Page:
The next step in aligning the equipment of FIGS. 1 and 2 is to set up the transducers 13 and 27 with the associated electronic equipment in the environment where the monitoring is desired to take place. For instance, in the example of the river channel this would be in the river channel itself. The same measurement of the average voltage output of the lowpass filters 45, 47 and 49 is thus made in response to a pulse of radiation from the transducer 13. During this test, the desired object 23 is removed from the field so that only the clutter objects 19 through 21 and any noise from the environment contribute to the voltage readings being made.
The next step is to calculate the weighting factors and set each of the variable potentiometers, including the potentiometer 51 of FIG. 2. This is accomplished by taking a ratio of each lowpass filter average voltage output obtained when the desired object 23 is being measured and dividing that by the square of the average voltage in the noisy and clutter object filled environment. This ratio thus establishes the relative potentiometer settings of each of the voltage dividing potentiometers at the output of the lowpass filters in the specific configuration of FIG. 2. Once these potentiometers are so set, the apparatus is ready to detect the existence of the desired object 23 within the object field 17.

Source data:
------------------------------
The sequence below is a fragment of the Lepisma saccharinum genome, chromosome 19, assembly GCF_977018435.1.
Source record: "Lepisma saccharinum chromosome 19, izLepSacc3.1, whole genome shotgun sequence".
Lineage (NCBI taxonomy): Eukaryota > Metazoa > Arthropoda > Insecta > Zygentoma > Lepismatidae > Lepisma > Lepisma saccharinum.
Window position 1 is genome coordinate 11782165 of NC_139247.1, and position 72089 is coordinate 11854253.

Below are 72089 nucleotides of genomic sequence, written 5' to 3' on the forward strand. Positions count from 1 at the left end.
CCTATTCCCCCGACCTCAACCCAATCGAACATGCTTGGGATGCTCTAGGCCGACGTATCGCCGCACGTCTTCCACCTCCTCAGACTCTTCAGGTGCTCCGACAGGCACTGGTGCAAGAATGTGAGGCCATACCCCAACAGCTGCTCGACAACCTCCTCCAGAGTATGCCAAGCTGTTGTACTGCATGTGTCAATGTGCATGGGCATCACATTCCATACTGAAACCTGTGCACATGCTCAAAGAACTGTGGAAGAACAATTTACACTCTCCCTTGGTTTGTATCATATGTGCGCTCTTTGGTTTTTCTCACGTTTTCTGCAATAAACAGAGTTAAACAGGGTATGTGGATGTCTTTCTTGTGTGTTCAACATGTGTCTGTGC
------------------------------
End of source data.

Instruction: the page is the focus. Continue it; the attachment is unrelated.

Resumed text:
Referring to FIG. 4, a mathematical model of a sonar or radar echo (reflection) system embodying the techniques described above is shown. Incident radiation having a spectrum U(ω) is directed toward a clutter object or objects 71 having a reflective transfer function of C(ω). A desired object 73 (target) having a reflective transfer function T(ω) is also so illuminated. An echo spectrum of the cluter object 71 is thus given as: